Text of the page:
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Over the last five years claims of housing discrimination by Aboriginal tenants have taken up major resources for the Equal Opportunity Commission. As a result the EOC set up a two year Inquiry examining less favourable outcomes for Aboriginal people.

The Inquiry found there were many areas where the policy and practice of DHW tended to provide greater difficulties for Aboriginal people who had large families, family violence, and parents and grandparents in poor health, poverty and previous Homeswest tenants. For some Aboriginal people regular periods of upheaval due to premature death, chronic disease and disability, and neighbourhood disputes about cultural issues and obligations foreign to most Australians added to this.

The challenge for DHW was and is for groups of Aboriginal people who have one or more of these needs to not be treated less favourably because of policies and procedures that were not intended to have this effect. This challenge is compounded by some in this group not knowing how to ask for things, their frustration and anger because they do not know how to get their situation across and their worry that they were or are being treated unfairly - even if this is not the case - all of which happens when you become used to not being treated fairly by others. DHW and EOC have begun to work through the difficulties and the challenges of meeting the needs of this group of people. We have begun to better understand how layer upon layer of disadvantage and cultural difference can impact on the ability of both staff and clients to communicate with each other.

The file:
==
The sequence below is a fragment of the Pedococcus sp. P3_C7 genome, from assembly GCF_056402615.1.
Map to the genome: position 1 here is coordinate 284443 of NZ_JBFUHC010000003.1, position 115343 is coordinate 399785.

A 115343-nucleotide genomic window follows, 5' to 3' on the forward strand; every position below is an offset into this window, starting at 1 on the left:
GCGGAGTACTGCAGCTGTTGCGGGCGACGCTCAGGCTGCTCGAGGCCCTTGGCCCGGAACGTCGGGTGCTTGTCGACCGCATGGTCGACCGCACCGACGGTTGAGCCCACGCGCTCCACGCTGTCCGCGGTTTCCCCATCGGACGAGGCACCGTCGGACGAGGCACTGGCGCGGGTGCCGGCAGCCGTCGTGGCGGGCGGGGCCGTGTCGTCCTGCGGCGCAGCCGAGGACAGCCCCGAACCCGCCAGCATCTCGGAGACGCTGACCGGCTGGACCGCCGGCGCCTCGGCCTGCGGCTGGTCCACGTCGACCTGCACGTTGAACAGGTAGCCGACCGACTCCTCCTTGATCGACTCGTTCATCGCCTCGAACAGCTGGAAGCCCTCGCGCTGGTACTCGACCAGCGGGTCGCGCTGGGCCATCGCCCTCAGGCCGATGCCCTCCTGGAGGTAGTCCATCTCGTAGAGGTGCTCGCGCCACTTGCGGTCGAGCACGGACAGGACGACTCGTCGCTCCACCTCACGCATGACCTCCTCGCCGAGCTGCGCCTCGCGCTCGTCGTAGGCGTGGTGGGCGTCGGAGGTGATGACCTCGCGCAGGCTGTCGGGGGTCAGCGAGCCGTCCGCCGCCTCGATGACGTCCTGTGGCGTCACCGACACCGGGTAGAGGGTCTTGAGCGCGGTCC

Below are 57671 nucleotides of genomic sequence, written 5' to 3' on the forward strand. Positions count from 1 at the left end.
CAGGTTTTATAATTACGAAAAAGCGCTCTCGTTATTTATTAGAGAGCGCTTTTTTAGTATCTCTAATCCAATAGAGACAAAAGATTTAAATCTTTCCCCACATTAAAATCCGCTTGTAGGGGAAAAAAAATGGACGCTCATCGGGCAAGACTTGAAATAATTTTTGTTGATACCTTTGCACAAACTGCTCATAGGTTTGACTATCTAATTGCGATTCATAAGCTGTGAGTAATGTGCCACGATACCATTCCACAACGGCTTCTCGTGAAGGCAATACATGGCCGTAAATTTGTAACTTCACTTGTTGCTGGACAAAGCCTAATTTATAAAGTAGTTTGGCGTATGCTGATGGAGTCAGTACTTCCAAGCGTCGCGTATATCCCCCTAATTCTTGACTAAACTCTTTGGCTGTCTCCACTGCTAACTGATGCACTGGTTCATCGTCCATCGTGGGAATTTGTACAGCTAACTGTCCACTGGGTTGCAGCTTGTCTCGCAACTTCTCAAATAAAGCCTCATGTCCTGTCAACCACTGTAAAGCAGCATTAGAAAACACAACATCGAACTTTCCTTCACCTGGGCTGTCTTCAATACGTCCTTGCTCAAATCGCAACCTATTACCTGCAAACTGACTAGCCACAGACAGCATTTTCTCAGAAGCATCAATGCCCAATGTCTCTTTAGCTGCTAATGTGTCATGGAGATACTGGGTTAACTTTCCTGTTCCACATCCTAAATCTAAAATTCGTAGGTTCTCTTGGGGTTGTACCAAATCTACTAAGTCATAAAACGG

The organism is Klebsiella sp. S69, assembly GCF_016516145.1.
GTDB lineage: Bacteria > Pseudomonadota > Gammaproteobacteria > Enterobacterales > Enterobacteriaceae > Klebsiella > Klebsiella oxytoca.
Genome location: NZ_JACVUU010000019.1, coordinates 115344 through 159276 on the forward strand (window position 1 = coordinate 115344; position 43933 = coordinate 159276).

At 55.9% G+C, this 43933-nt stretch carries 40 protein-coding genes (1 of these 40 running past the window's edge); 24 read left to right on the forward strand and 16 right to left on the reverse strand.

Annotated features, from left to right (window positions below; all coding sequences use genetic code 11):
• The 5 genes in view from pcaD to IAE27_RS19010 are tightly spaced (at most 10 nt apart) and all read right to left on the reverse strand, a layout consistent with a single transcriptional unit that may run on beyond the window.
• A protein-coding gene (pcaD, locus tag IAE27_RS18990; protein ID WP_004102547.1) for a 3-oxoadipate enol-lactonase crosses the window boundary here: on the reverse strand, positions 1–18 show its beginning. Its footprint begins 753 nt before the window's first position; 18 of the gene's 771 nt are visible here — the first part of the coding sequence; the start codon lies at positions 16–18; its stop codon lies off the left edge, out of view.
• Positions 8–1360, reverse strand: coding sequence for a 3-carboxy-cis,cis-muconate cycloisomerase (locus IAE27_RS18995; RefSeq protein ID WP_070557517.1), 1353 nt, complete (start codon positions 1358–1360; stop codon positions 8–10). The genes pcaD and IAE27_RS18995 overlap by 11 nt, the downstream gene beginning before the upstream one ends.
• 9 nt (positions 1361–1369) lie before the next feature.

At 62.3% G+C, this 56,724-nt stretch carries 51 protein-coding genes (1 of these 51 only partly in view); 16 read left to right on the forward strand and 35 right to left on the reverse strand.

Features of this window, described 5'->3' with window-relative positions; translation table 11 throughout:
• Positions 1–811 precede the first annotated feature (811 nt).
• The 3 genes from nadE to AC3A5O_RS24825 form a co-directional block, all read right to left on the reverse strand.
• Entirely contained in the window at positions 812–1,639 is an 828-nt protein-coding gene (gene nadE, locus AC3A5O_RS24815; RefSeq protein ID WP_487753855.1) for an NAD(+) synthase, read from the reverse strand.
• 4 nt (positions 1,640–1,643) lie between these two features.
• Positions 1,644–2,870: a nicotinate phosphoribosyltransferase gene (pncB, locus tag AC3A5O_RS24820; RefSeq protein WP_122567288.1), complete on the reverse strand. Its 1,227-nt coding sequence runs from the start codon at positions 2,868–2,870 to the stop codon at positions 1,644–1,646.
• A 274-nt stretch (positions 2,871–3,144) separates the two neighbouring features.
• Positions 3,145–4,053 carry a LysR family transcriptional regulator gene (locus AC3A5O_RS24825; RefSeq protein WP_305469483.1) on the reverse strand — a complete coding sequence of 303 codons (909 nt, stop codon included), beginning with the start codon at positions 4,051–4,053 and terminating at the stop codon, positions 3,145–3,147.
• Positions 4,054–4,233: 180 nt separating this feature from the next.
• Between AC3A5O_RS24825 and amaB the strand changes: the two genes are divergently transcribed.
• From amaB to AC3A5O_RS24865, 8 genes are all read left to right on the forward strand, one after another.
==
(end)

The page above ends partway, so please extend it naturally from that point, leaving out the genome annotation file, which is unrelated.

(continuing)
This reform and review process will require an on-going learning strategy and joint effort from the next few months to two years to put in place. The measure of success will be how well DHW policy, funding, and practices can be continuously improved so they do not result in less favourable outcomes for Aboriginal people - the most disadvantaged group in Western Australia. While DHW has done some good work on this in remote Aboriginal communities, the focus of the Housing Inquiry and this statement is on mainstream provision of housing in country towns, regional centres and metropolitan Perth, where cultural needs are often unknown, overlooked, or not taken seriously.

Publication Details
Published year only: 
2006
18
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